Human Capital? Talent? How About Treating Employees as People?

Listen to article

Companies will maximize revenues when they value employees for their whole selves.

Consider this my plea to boards and business leaders to stop referring to their employees as “human capital” or “talent.” 

“Human capital” is a useful global term in the economic realm. However, the word “capital” when used to describe humans conjures the image of livestock, a commodity that is turned into profits. Although people do generate revenue for companies, treating them like a commodity is not a winning strategy. Human beings have aspirations, drives, fears, families and friendships within and outside the work environment. A successful company understands this and values the whole person, not just his or her use to the company for making money. A person is also more than his or her talent. Talent is a person’s aptitude, skills and ability. Calling people “talent” is shortsighted and reduces people to a single dimension.

The Oxford Languages definition of “capital” is “wealth in the form of money or other assets owned by a person or organization or contributed for a particular purpose, such as starting a company or investing.” So, does the phrase “human capital” imply that the company owns its employees?

As for “human capital,” Oxford Languages defines the term as “the skills, knowledge and experience possessed by an individual or population, viewed in terms of their value or cost to an organization or country.” By this definition, ownership of capital belongs to the individual — not the company — and the value is given to the company by the employee.

The concept of human capital is more than a century old. Social scientists have used it to designate personal attributes considered useful in order to generate revenue for an employer. Human capital includes knowledge, intelligence, competency, skill, health, education and more. Successful companies invest in training their employees, thereby increasing the value of their people as individuals, resulting in increased organizational worth. 

The World Bank publishes a “Human Capital Index” as a measurement of a country’s economic success based on the amount invested in education and health care for young people. Obviously, the term “human capital” provides useful information on a larger scale. Can this measurement also be a useful tool in assessing a company’s overall health and vitality? Usable key performance indicators for measuring a company’s progress toward investing in their people and any return on that investment are extremely difficult to develop. Employee recruitment and retention, as well as the profitable, sustainable growth of any company, depends on investment in its people. This means treating employees like human beings, not calling them “capital” or reducing them to “talent.”

Progressive companies are striving for environmental, social and governance (ESG) excellence. The social part of this requires inclusive policies to ethically deal with people. Positive, inclusive relationships with people, communities and society in general can only help any company be successful and sustainable. Diversity, equity, inclusion and belonging (DEIB) initiatives also focus on valuing the whole human being.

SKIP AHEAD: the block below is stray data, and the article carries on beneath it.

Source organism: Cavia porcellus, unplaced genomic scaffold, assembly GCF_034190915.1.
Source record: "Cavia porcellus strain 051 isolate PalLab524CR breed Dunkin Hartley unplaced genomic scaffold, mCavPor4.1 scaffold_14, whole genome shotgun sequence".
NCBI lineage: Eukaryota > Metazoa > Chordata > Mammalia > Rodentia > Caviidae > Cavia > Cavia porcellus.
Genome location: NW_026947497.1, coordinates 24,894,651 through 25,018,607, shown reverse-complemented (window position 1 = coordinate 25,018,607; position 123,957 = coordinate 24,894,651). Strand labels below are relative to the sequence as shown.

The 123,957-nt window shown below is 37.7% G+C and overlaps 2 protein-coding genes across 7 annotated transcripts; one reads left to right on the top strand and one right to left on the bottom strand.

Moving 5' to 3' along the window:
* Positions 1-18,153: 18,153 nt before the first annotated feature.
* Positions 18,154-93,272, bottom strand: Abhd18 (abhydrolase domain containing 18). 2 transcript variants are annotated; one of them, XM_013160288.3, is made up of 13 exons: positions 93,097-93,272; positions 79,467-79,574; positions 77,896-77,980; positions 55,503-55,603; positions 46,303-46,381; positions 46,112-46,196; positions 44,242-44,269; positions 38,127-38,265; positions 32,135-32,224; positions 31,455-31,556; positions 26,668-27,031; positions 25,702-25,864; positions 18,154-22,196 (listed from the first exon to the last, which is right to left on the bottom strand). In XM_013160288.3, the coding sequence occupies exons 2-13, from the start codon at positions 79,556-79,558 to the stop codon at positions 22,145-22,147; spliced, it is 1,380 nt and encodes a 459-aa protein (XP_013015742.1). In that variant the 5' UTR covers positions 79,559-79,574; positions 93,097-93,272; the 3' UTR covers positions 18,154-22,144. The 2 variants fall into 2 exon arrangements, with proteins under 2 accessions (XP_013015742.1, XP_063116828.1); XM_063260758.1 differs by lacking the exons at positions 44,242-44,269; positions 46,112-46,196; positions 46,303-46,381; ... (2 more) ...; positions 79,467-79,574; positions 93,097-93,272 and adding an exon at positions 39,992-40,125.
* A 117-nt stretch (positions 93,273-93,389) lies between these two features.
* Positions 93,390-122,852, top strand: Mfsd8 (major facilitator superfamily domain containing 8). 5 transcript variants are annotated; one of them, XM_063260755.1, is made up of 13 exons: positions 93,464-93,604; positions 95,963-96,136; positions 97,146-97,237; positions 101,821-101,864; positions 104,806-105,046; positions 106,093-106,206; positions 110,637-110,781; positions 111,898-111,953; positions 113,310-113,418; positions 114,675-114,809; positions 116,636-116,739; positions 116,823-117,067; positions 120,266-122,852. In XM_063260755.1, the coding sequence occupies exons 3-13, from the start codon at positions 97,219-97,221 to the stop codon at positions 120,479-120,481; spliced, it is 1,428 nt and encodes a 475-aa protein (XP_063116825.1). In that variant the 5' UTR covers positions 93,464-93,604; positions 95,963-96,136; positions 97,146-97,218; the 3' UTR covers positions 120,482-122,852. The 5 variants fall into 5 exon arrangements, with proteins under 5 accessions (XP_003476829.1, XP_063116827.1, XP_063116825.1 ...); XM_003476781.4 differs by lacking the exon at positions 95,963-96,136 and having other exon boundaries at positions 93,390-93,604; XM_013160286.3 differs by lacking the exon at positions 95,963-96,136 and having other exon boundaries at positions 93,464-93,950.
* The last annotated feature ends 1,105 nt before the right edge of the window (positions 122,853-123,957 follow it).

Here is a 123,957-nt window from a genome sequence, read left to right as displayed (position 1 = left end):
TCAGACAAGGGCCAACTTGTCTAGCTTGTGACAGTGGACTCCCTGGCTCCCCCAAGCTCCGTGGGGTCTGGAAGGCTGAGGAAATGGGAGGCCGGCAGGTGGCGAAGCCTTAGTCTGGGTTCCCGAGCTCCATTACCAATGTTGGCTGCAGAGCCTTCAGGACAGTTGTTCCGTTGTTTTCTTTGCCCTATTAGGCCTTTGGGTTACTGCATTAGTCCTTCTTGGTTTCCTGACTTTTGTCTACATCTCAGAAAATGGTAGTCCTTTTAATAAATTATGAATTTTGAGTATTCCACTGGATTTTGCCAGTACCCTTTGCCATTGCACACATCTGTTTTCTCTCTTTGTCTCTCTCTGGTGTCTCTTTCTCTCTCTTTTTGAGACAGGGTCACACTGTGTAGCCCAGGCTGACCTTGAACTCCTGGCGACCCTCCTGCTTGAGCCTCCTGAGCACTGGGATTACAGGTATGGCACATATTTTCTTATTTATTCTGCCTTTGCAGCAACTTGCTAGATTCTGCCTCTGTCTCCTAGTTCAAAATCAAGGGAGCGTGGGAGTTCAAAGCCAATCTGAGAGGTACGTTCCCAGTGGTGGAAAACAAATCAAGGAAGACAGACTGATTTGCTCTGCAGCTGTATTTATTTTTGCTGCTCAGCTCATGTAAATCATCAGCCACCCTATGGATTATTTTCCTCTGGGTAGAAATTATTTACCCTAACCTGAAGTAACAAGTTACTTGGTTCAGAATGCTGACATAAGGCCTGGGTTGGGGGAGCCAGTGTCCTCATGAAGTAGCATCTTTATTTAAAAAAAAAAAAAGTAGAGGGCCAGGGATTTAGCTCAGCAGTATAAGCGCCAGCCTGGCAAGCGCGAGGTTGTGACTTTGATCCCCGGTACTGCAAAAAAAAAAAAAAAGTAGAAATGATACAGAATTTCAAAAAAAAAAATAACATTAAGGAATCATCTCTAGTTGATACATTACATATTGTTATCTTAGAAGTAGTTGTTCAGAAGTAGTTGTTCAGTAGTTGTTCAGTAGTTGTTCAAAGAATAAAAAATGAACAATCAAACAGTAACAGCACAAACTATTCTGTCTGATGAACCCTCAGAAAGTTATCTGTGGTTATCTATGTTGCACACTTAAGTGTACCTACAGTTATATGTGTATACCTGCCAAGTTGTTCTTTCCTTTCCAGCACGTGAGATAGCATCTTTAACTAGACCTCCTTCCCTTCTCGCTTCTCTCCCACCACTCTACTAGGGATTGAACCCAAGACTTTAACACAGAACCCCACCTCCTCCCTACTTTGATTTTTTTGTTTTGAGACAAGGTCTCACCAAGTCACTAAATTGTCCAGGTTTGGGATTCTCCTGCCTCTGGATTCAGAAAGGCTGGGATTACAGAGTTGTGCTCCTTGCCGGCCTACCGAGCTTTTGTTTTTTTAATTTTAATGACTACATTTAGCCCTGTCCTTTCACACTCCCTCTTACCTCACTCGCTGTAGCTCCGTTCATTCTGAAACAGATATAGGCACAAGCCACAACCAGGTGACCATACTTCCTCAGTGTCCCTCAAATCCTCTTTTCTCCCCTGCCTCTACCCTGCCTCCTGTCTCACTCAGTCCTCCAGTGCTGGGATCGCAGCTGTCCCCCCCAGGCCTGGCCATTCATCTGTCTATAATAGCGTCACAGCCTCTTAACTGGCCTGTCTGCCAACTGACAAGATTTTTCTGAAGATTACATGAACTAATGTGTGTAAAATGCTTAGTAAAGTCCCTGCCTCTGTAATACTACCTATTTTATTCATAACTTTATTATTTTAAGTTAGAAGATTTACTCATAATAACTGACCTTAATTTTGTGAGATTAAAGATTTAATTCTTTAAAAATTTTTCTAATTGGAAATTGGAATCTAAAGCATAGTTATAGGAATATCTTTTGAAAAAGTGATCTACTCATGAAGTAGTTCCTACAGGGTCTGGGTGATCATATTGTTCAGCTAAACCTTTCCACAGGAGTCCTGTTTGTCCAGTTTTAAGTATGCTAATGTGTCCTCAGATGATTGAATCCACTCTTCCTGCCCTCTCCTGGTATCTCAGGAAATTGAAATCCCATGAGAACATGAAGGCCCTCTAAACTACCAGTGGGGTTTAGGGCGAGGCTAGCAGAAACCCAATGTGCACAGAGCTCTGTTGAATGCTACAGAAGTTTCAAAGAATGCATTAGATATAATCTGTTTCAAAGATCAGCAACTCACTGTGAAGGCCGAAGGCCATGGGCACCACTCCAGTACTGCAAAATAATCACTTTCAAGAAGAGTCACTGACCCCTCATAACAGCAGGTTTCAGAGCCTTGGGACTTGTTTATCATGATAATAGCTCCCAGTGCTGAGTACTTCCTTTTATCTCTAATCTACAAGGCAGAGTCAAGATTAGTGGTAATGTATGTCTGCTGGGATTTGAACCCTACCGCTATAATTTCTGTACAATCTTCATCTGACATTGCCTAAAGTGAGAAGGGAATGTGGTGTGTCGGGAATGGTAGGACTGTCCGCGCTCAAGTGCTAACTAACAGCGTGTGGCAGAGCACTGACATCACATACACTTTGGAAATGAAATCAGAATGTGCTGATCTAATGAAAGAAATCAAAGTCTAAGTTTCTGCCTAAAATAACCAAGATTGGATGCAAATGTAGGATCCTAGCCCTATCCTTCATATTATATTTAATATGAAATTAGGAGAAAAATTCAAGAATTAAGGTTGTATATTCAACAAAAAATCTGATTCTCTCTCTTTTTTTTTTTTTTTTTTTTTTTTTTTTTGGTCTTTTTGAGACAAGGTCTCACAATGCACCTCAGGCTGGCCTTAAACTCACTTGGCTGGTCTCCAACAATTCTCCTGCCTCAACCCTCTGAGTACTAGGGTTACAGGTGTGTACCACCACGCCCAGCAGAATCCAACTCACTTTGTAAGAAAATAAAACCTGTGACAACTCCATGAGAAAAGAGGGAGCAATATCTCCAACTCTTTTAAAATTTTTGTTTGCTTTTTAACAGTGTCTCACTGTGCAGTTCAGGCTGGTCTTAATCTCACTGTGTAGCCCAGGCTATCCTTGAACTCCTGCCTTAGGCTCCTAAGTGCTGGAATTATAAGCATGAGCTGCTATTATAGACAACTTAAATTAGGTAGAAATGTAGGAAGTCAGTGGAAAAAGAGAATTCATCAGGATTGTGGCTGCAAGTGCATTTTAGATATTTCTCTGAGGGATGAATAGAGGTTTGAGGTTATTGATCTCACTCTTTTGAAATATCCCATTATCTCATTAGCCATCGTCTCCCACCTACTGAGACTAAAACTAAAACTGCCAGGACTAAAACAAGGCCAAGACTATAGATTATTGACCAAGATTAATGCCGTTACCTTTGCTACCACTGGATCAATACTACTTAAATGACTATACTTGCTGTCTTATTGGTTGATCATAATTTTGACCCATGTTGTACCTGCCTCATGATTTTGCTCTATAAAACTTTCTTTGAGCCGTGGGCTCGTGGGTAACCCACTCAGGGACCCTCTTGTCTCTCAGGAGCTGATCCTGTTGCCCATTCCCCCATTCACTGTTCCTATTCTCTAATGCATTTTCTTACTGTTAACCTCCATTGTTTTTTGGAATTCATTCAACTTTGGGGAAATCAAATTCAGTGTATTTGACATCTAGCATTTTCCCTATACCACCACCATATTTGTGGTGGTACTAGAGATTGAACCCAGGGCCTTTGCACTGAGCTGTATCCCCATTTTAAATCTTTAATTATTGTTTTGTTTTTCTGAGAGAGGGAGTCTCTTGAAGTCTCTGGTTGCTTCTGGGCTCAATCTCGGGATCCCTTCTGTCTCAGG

Calling people “human capital” or “talent” undermines both ESG and DEIB intentions and initiatives. Are you sending mixed messages to your people when trying to implement these initiatives while using condescending terms to describe them? Employee engagement will be difficult to accomplish if an employee’s only perceived value to the company is generating revenue. Human resources may not be the most ideal term; however, it is not demeaning, like the other two options. Instead of using euphemisms like “human capital” or “talent,” I prefer to use employees. It is simple and unpretentious.

Regardless of what business you are leading, without people, the business is not going to succeed. Invest in your people and they will be more than willing to give value to the company.

To be a profitable business, it’s necessary to maximize the revenue generated by your employees. However, treating humans as humans — more than just capital or the sum of their talent — will result in more revenue being generated. People want to work for, and will be loyal to, a company that values them for who they are, knowing they aren’t there to simply make money for the company.   

Rajan Sheth is an independent director for Moffatt & Nichol, Larson Design Group Inc., V3 Companies and FGM Architects. He served as CEO of Mead & Hunt Inc., an engineering and architectural consulting firm, from 1994 to 2018, and chairman of the firm’s board of directors from 1994 to 2020.

Other related articles

  • Behind the Record Number of Say-on-Pay Failures in 2022

    Published March 22, 2023
    By Bill Hayes

    Investors are showing no hesitancy to object to nonpreferred pay decisions and program features.

  • The Ups and Downs of C-Suite Compensation

    Published March 16, 2023
    By Bill Hayes

    A new report finds CEO and CFO base salaries increasing but bonuses on the decline.

  • What Directors Are Thinking

    Published March 14, 2023
    By Charles Zimmerman, DMin

    What Directors are Thinking

    Charles Zimmerman, DMin

    Independent Director: 
    Univest, Clemens Family Corporation

  • Don’t Drop the Baton: Talk More About CEO Succession Planning

    Published March 09, 2023
    By Naveen Bhateja

    With more than half of companies failing to plan for CEO succession, the topic needs to become more prevalent at meetings.

    In a relay race, dropping the baton is catastrophic. All the advantages and momentum gained up to that point in the race are lost. Even the most talented teams have a slim chance of recovering from a dropped baton.